Tucked away in a quiet corner on the third floor of Pacific Lutheran’s Mortvedt Library you can find the University Archives and Special Collections. An impressive collection of photographs, books, papers and artifacts, the archives contain not only the history of Pacific Lutheran University, but also that of hundreds of Scandinavian immigrants, the Tacoma area, and numerous congregations affiliated with the Evangelical Lutheran Church in America (ELCA). The woman behind it all is Kerstin Ringdahl, University Archivist and Curator of Special Library Collections.
Ringdahl was born in Landskrona, Sweden in 1935, where her family lived in an apartment above their book and tobacco store. When asked about her childhood, Ringdahl has nothing but good things to say. In an interview with Francesca Lane Rasmus, Ringdahl said, “we [her family] were very happy together, and I just had a really wonderful idyllic childhood.” After graduating high school, Ringdahl spent time living in London, where she worked as an au pair, and later moved to Augsburg, Germany after meeting her future husband Jack Henderson, a U.S. soldier, while traveling in Scotland.
In December 1963, Ringdahl and her husband came to the United States. After some confusion about where Henderson was to be stationed, the couple was told to come to Fort Lewis, so they began the drive from New York to Washington in a soft-top Elva sports car. “The coldest I’ve ever been was in Iowa. It was so cold that the…water froze and separated from the antifreeze. We had to keep the car indoors to keep warm,” Ringdahl laughs as she recalls the journey.
Once in Tacoma, Ringdahl quickly found a job with the Pierce County Library bookmobile. When Frank Haley, PLU’s librarian at the time, posted a job listing for a new assistant who could “project the Scandinavian image,” Ringdahl applied. However, she was too late and the position had already been filled. Haley asked if he could keep Ringdahl’s resume on file, and a year later he called and asked her to interview.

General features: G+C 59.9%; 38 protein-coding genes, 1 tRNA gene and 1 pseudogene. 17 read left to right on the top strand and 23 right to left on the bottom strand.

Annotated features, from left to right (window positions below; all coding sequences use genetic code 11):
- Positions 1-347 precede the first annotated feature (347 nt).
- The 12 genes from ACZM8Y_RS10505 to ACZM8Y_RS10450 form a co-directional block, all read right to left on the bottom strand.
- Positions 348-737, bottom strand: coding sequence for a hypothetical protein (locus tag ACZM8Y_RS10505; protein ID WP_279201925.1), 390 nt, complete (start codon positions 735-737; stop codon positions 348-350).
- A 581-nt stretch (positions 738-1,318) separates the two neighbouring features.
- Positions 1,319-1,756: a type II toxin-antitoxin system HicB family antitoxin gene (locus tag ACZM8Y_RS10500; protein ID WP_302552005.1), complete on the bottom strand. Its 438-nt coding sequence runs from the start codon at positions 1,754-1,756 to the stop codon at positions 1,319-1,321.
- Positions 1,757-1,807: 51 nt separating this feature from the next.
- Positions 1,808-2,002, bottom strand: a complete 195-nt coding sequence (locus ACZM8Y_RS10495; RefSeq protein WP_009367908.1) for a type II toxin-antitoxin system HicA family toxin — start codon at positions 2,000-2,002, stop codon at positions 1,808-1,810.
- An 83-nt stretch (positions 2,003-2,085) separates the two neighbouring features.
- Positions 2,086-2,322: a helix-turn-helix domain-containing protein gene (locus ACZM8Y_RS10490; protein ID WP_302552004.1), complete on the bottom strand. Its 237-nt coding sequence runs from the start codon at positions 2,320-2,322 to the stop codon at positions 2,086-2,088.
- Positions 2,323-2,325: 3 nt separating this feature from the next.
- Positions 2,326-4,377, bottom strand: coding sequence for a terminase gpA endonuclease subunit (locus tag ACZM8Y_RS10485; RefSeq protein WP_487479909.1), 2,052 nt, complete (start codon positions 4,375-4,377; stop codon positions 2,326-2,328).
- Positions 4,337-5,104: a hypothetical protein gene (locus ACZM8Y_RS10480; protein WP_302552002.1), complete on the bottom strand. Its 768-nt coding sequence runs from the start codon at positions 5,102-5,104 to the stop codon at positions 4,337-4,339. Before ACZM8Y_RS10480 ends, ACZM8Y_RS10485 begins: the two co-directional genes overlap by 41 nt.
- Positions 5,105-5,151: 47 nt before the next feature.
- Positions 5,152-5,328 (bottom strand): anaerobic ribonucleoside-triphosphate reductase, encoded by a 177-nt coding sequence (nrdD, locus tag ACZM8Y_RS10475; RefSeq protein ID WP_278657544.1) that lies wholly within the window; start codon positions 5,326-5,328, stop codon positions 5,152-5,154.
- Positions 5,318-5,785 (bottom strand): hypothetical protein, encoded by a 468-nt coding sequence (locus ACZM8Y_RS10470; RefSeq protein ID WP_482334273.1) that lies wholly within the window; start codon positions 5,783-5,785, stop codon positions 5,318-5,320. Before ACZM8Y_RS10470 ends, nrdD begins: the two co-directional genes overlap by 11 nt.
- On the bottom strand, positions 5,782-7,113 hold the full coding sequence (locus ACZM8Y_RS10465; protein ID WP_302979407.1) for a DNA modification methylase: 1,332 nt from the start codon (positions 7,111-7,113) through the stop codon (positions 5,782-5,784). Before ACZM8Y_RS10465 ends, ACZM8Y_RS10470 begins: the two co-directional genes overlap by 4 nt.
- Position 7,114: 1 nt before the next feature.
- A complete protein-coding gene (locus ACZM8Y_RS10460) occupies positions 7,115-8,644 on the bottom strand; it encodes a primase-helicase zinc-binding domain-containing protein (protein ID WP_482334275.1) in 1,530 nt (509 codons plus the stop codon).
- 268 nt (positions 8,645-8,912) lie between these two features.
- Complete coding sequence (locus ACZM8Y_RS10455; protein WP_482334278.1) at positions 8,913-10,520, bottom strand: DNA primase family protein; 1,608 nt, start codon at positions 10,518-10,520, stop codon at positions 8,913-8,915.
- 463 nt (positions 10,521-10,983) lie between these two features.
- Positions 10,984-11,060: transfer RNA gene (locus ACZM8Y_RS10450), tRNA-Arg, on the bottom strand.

During her interview, Ringdahl recalls, Haley had two requirements for her employment.
“He said I had to always stay blonde, and I couldn’t lose my accent… He was very unconventional,” Ringdahl smiles as she tells the story. Ringdahl began working for the university Mar. 1, 1965, over 48 years ago.
After graduating from PLU in 1982 with a degree in Scandinavian Studies and becoming involved with the library’s Scandinavian immigrant collection, it was only natural that Ringdahl was interested in the university archivist position that became available with the addition of the third floor of the library in 1987. She got the job and has been in the archives ever since.
Ringdahl’s dedication and passion for the university has certainly not gone unnoticed. Sue Drake, a friend and co-worker of Ringdahl’s for the last 10 years, says that, “Kris is loyal both to her friends and the university. She cares deeply and is compassionate about her work, and her knowledge of the university is incomparable to anyone else.” Drake continues, “Her distinguished character adds to her quick wit and pride in whatever she does.”
As for the future, Ringdahl says she is looking forward to celebrating her 50th year at PLU in 2015, as well as the university’s 125th anniversary in 2016.
“I don’t know what I’m going to do when I retire,” Ringdahl says with a smile, “We’ll see what happens, maybe some fun thing.”